Keweenaw County Michigan

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Copper Harbor and Eagle Harbor


Source: History of the Upper Peninsula of Michigan: containing a full account of its early settlement, its growth, development, and resources, an extended description of its iron and copper mines : also, accurate sketches of its counties, cities, towns, and villages ... biographical sketches, portraits of prominent men and early settlers. Publication Info: Chicago : Western Historical Co., 1883.

  Statistical | Mines & Miners
Copper Harbor | Eagle Harbor  | Eagle River | Delaware | Copper Falls | Central | Phoenix | Allouez | Ahmeek (Ahmuk)


Copper Harbor is near the extreme end of Keweenaw Point in North Latitude 47° 30', West Longitude 80°, and is an excellent harbor. It is 250 miles distant from Sault Ste. Marie, and about the same distance from Duluth, lying in the direct route from Marquette to Isle Royale and Silver Islet.

The speculative fever which ran so high in 1846 and made things so lively all over the mining region, filled Copper Harbor with the adventurers, speculators and min­ers who thronged the shores of the Upper Peninsula. The waters of the beautiful harbor were enlivened by the var­ious sloops, small vessels and canoes which were moving upon its surface, and the shores were dotted over with the explorers' tents. That year, the first house built at Copper Harbor was erected by D. D. Brockway, at the head of the bay, and was kept by him as a hotel. Nearly opposite the Brockway House is Porter's Island, a small rocky islet, upon which the "Government House" was built, and occupied by the Land Commissioners, and favors in the shape of "permits" were granted "by the lord thereof," to the anxious seekers after wealth.

In the summer of 1843, Walter Cunningham, who had been appointed special agent for the mines of Lake Supe­rior, in company with some twenty persons, landed at Cop­per Harbor, where he established his agency. This agency remained at Copper Harbor until the spring of 1846, when it was removed by Gen. John Stockton to the Sault de Ste. Marie, with assistants stationed at the Copper Harbor, at the mouth of the Ontonagon River and La Pointe.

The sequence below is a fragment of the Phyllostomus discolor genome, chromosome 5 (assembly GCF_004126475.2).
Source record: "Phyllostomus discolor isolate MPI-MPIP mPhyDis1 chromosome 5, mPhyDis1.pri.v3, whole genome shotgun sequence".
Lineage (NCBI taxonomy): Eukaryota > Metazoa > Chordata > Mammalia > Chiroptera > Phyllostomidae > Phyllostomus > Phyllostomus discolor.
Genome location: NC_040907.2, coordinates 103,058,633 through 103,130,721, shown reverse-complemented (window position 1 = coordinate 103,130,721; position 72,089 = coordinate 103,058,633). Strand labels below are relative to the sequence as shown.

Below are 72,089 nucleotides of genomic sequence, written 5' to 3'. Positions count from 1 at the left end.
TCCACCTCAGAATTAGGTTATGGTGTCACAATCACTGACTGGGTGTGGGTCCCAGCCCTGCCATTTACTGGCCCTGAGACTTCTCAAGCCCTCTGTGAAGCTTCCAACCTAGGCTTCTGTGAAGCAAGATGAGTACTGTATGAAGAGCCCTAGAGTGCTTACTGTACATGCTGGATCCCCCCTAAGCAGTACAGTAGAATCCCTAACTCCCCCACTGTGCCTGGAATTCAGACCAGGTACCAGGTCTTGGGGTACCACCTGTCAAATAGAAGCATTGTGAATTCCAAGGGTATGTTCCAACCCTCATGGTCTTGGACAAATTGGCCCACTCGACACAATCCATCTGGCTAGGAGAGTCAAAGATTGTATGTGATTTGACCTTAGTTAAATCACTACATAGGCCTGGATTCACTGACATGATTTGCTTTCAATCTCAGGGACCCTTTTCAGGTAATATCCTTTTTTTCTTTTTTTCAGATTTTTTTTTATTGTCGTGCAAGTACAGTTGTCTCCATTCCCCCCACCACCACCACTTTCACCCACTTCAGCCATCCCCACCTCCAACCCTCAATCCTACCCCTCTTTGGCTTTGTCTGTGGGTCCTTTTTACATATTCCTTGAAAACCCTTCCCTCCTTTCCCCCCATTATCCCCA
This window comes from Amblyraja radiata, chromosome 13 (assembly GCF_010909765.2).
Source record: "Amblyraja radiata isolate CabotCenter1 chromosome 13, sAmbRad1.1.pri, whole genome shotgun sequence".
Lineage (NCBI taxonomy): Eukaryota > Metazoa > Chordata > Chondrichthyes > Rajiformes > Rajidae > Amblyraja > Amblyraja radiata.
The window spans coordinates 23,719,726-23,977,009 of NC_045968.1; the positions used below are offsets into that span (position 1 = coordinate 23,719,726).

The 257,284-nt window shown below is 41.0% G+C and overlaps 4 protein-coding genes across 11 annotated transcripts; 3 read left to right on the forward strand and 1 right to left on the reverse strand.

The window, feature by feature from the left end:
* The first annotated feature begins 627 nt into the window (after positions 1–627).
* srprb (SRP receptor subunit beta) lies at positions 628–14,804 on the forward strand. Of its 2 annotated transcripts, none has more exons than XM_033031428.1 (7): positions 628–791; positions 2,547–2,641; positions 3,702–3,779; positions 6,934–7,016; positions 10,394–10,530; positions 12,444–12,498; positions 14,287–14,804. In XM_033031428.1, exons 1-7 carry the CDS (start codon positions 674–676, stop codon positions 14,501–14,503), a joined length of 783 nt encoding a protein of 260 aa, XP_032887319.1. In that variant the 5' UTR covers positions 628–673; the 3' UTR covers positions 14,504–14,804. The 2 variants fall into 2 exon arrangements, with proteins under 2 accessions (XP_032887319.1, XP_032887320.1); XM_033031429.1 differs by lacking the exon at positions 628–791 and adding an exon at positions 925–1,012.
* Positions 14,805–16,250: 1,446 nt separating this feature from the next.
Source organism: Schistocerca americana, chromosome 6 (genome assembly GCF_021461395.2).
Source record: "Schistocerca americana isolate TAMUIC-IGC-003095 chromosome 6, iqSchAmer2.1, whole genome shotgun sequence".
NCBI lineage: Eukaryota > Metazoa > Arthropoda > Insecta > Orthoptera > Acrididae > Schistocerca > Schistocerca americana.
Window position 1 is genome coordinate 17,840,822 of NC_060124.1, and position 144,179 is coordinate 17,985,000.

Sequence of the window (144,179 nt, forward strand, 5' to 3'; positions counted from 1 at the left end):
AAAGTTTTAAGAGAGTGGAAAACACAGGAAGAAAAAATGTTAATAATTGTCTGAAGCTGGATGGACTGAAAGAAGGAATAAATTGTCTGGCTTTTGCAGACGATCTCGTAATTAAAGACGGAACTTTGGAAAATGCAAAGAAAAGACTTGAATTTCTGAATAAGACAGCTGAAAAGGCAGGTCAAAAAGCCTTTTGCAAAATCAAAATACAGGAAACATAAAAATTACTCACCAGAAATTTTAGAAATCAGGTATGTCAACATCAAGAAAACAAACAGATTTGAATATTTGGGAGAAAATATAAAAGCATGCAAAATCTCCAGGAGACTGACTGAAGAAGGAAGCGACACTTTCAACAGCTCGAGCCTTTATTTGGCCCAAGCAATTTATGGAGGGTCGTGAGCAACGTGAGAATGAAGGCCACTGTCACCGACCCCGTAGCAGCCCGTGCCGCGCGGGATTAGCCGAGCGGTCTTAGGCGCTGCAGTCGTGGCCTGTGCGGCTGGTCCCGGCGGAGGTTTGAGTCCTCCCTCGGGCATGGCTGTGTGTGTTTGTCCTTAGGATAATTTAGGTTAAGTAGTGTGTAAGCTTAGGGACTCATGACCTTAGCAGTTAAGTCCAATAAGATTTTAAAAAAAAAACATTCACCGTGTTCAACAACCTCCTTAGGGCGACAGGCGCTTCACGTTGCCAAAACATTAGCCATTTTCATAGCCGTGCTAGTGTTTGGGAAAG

From August, 1844, to November, 1845, 595 locations were made upon permits from the War Department, and applications to the Mineral Agency at Copper Harbor.

It was named Copper Harbor on account of the cuprif­erous veins outcropping there and plainly visible, and for a time much interest in the search for copper centered there. Not meeting with the success that was anticipated, parties have withdrawn from further search at that point for the present, and the once thriving town has fallen into decay—there being now, in 1882, six families and only about thirty inhabitants in all in the place. Two pupils are in regular daily attendance at the school, and sometimes the number reaches as high as seven scholars in a day.

The largest settlement is now on the Clark Mine location about a mile from the harbor, and where the Copper Harbor Post Office is kept. The only stock of general merchandise kept in the vicinity of Copper Harbor is the store kept by Leon Lauvaux, the agent of the Clark and other mining property.

The stockade known as Fort Wilkins, located about a mile from the landing, formerly a United States military post, is beautifully situated on the banks of Lake Fanny Hooey, and between it and the bay, which is but a little distance away. Nestling upon the banks of that lovely lake, protected by groves of poplars, birches and firs, it seems to invite one to it as a retreat to be desired; but its deserted buildings going to decay, its dreary solitude and isolation from the busy, bustling world, recalling to memory the poet's lament over "Tara's halls deserted," surrounds it with a remote gloominess which destroys the de­sire. It was established in 1844 by Capt. Clery, of the Fifth United States Infantry, and was garrisoned by his command, consisting of two companies. He was relieved by Capt. Albertis, who remained until June, 1846. He was ordered to Mexico with his command, and was decapitated by a cannon ball in front of Vera Cruz. August 8, 1846, Col. William B. Wright was appointed custodian in charge, and, from September 6 following, to November, 1855, it was garrisoned by Col. Wright and wife. As a fortification it has been abandoned.